Cycle News - Archive Issues - 1990's

Cycle News 1996 07 03

Cycle News is a weekly magazine that covers all aspects of motorcycling including Supercross, Motocross and MotoGP as well as new motorcycles

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Page 62 of 63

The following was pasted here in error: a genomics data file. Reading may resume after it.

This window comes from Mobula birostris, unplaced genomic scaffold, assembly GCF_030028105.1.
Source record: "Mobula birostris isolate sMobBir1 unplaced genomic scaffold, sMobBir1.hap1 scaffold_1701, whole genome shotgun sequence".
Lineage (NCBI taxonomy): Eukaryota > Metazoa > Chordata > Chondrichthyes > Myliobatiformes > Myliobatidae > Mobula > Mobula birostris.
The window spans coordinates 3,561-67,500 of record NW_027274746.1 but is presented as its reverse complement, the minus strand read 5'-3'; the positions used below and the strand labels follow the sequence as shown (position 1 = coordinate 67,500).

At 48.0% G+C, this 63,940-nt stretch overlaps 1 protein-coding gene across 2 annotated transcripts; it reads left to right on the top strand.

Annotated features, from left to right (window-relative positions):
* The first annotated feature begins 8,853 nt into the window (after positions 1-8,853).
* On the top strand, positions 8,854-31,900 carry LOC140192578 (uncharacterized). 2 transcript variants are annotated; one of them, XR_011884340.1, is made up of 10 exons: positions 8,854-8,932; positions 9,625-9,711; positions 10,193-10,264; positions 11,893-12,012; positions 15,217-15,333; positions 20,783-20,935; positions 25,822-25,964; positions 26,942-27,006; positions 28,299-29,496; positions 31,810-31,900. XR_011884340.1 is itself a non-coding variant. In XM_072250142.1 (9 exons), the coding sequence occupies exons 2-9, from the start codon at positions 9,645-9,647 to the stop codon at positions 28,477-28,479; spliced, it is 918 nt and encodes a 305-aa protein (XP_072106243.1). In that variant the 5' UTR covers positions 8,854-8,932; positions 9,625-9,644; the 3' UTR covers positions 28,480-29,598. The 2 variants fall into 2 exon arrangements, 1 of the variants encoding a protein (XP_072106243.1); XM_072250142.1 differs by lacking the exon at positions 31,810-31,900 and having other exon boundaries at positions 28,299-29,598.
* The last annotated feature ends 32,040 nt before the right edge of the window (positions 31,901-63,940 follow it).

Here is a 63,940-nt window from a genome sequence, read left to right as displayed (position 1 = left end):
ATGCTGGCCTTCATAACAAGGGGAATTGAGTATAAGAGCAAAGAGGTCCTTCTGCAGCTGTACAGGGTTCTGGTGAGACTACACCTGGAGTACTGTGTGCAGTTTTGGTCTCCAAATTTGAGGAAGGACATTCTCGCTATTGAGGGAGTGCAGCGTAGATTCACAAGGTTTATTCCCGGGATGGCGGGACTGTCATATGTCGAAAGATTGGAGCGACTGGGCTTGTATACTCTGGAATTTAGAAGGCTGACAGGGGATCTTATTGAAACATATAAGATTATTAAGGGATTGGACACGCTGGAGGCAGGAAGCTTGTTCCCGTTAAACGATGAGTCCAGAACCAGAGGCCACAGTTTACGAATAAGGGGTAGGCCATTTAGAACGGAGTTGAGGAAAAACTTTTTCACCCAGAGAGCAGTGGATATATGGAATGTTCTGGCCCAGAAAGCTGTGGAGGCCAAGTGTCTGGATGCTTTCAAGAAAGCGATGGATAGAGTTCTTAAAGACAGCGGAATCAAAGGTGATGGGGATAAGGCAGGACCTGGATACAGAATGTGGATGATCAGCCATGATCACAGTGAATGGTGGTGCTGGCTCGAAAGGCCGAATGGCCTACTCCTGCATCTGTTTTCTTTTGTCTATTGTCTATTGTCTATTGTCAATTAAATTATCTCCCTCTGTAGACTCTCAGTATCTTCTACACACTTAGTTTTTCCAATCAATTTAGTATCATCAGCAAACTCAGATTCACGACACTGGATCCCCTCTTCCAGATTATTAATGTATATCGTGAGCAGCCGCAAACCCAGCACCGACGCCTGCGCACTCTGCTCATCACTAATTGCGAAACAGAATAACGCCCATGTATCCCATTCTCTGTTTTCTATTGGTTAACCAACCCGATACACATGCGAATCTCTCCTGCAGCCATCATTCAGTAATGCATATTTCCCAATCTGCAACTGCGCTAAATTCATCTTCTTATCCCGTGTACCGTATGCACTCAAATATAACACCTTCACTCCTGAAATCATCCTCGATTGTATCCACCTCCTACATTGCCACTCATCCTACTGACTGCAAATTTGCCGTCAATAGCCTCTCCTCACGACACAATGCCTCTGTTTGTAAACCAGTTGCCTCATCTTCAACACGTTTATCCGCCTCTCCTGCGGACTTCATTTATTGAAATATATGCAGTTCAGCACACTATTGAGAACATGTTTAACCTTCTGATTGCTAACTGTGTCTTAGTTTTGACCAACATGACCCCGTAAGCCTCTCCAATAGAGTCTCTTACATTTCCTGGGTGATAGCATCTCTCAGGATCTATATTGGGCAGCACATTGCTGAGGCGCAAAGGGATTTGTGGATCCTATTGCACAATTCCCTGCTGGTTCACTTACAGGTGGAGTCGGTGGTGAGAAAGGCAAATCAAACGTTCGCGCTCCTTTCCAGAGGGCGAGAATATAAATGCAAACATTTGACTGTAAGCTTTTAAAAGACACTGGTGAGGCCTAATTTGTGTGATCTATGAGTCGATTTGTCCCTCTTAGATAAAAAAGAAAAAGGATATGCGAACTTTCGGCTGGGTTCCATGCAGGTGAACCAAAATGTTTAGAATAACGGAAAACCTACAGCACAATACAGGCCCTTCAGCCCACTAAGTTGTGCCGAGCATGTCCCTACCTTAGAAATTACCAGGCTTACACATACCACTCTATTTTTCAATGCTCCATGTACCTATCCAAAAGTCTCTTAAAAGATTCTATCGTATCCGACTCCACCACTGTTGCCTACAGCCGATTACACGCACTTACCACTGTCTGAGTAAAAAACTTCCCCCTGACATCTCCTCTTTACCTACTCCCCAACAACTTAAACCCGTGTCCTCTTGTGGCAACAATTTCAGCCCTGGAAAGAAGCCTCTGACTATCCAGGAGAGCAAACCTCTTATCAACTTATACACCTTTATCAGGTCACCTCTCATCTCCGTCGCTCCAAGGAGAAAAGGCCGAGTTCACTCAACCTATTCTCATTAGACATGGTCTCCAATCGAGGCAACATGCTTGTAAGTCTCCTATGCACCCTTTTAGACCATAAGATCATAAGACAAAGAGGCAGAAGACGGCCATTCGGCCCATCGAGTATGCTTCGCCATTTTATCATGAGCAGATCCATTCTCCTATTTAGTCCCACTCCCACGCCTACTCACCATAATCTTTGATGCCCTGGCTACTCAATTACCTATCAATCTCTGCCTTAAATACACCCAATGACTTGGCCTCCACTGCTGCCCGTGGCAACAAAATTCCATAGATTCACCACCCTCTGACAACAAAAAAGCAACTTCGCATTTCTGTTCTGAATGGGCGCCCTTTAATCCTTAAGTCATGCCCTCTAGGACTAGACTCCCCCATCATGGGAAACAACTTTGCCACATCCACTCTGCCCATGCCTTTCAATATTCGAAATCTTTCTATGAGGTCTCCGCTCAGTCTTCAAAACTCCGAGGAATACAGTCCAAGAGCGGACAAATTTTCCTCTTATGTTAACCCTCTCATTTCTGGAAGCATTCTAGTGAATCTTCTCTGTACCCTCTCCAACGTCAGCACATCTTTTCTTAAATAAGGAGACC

TEARDOWN By Paul 'Carruthers or one day last week I was a biker. Maybe not your stereotypical biker, but a biker nonetheless. With an upcoming issue of Cycle News scheduled to feature Cruisers, we have been inundated of late with Fat Boys, Royal Stars, Vulcans, etc., in our test fleet. The bikes - in all their chrome and leather glory - have been ridden to and from work by a host of different staffers, but last week was my turn to try my hand at being really cool. With some prodding from Personal Watercraft 11lustrated associate editor Jeff Hain, I decided to see what all this Cruiser hype was about - firsthand. Sure 1'd spent some time riding Cruisers, but I'd never really taken part in that true Cruiser lore, otherwise known as riding to some hangout in really cool biker attire to eat and drink with other "bik... ers." My first problem was the biker attire. I don't own any. Okay, I've got a leather jacket or two, but they were at home. There are leathers hanging in my office, but I didn't think I'd be accepted as part of the Cruiser fraternity if I showed up wearing full road racing leathers. Ditto for my boots. As for a helmet, my office cabinet is full of them, but none are of the really cool, black half-headed-witha-spike-on-top-to-hold-dinner-receiptsor-phone-messages variety. I was left wondering how my Norifurni Abe replica Shoei was going to go over with the Harley crowd. As for my attire... well, I was sort of stuck with what I had on. A pair of faded jeans, a collared shirt and a pair of Airwalks. I would be about as incon- F spicuous as Pee Wee Herman in a Gold's Gym. Throw in the fact that I would be riding a Royal Star and not a Harley, and I was a little worried. Luckily, I wasn't exactly headed to the Boot Hill Saloon. Instead we were off to Cook's Comer, an Orange County, California, version of "Bikerville" (every Wednesday, spaghetti is served at Cook's and the $1 all-you-can-eat price tag virtually guarantees that every doctor and dentist with a Cruiser will make the trip). After a last-minute helmet change - I went with the Luca Cadalora replica Arai, thinking that it at least went with the fare being served - we were off. Jeff was riding the Vulcan, I was aboard our tricked-out Royal Star. (Tricked-out, in this case, meant more leather and chrome than normal. Our aftermarket exhaust system hadn't been installed yet, but this was a good thing because I was sure I wasn't ready to be that cool, yet.) Jeff rationalized that by taking the Pacific Coast Highway through Huntington Beach, Newport Beach and Laguna Beach his best chance of "pulling chicks" would be realized, so that was the route we took to Cook's. Jeff had also somehow got his hands on a really cool black, half-helmet (unfortunately, spikeless) from someone in the office, though I noticed it was in his saddlebag and not on his head. As it turns out, he would stop about fOUI miles from Cook's Comer, put his full-face helmet in the saddlebag and replace it with the cooler version and, naturally, wraparound sunglasses. I was stuck with Luca and no sunglasses. On the cool scale, upon arrival at least, Jeff was much cooler than I. We were traveling along PCH rather unnoticed until we reached Huntington Beach. At that point, I heard the guy in the car next to me at the stoplight yelling, "Sixteen-five, sixteen-five." I was absolutely clueless as to what he was yelling about, so I ignored him. "Sixteen-five, sixteen-five," he continued. Finally, I decided to look over at him. "You paid sixteen-five for that thing," he declared, frowning at the Royal Star. I wanted to scream back at him: "Two-five, two-five," in reference to the approximate worth of his three-year-old Hyundai, but I decided not to stoop to his level and I carried on when the light turned green. I had just been ridiculed by a guy in a Hyundai and it took me three lights to fully recover my level of cool. Until we reached Newport Beach, we were the coolest two guys on PCH. Then we stopped and put our sweatshirts on. Still we were cool. Way cool, actually. Throughout oUr 35-or-so-miJe ride, nearly every driver who pulled up next to us stared at our bikes - or quite possibly my Airwalks - giving us the thumbs up while smiling those smiles of envy. We were out cooled, however, upon arrival in Laguna Beach. That's when a guy on a completely restored BMW R69 pulled up next to us at a stop light. The bike was cool. The guy was cool. And his attire was cool in an unpretentious way. But even he took a liking to the Royal Star. OUI conversation was brief (two stoplights) and since he wouldn't trade his black half-helmet for my Luca, we carried on toward our different destinations. After stopping for Jeff's helmet change, we finally arrived at Cook's Comer - too late for spaghetti, but not too late to see what the attraction was in . the hills behind Lake Forest and Rancho Santa Margarita. Even though I figured that $1 spaghetti would attract a few people, I was still surprised at just how many motorcycles and motorcyclists had assembled there. Since I live only five or so miles down the road from Cook's, I've seen the seemingly endless parade of motorcycles that head up and down EI Toro Road on the weekends. But I'd only ever driven or ridden by the place, never stopping to see what it was all about. It wasn't as intimidating as I thought. We pulled in safely, no one glared at Luca, no one made fun. of me for being on a Yamaha. No girls ran to Jeff wanting to hold his really cool helmet. Except for my shoes and my lack of either a degree in medicine or law, I fit in pretty well at Cook's Corner and we had a good time. In fact, I wouldn't be surprised if Airwalks become the rage with bikers everywhere. Hey, they come in black. Jeff says we're going back to Cook's this week. I'm even thinking about taking the Harley. This time, Luca stays home. a LOOKING· SACK.. ~ 25 YEARS AGO... JULY 13, 1971 G e n e Romero raced to his first national win of the season at the fifth annual San Jose Half Mile, giv- r . _ ing Tri-" •. umph its first win ":-' _of the sea- l:f,~._ j son a £ter =--~. taking I .. • first~ _-= through ~.. third in the time trials. Eddie Mulder, also on a Triumph, finished second and Jim Rice rounded out the top three... Husky-mounted J.N. Roberts took both 500cc Expert wins, just ahead of Rich Thorwaldson on his Suzuki, at the Dual European Scrambles in California City, California. Larry Pfutzenreuter won the 250cc Expert class on a Bultaco... Cycle News continued its ongoing story on the ins and outs of enduros and the ongoing maintenance of your end'uro mount. 15 YEARS AGO... JULY 8, 1981 ickey Fay won the Santa Fe TT National and became the 12th different winner out of 13 Nationals... Hank Scott joked about being paid twice after winning the inaugural Smokey Mountain Half Mile after lead- M ing most of r;:j17'ilT~~~"","",,,_ the' race, II only to have it restarted after a pileup ... Suzuki's Mark Barnett and Honda's Ch u ck Sun disciplined the 125 c c and 500cc classes, respectively, wi th overall ~7;r~:'II~,.. wins in the ational MX series at the BroomeTioga Sports Center. Both had won the event the previous year... Cycle News ran an interview with Kenney Roberts, who was trying to win his fourth consecutive 500cc World Championship. He was not successful. Mile...Vance and Hines Yamaha's Jamie James survived the war of attrition at the Road America National, as early race leaders Scott Russell and Miguel DuHamel had mechanical problems. Thomas Stevens finished second and Rich Arnaiz finished in third... Cycle News did an interview on newly crowned AMA Supercross Champion Jean-Michel Bayle entitled: "This Frenchman is no joke" ... Mike Healy scored his first-ever 250cc World GP victory in Baldasserona, San Marino, with a . fN 1-2 mota score. 4 .._. 5YEARS AGO... JULY 2, 1991 hris Carr beat Harley-Davidson teammate Scott Parker and George Roeder at the Lima Half C Bruce Ogilvie on his Harley-Davidson race bike during a 0-37 desert race In California In 1971. Photo from the Cycle News Archives. 63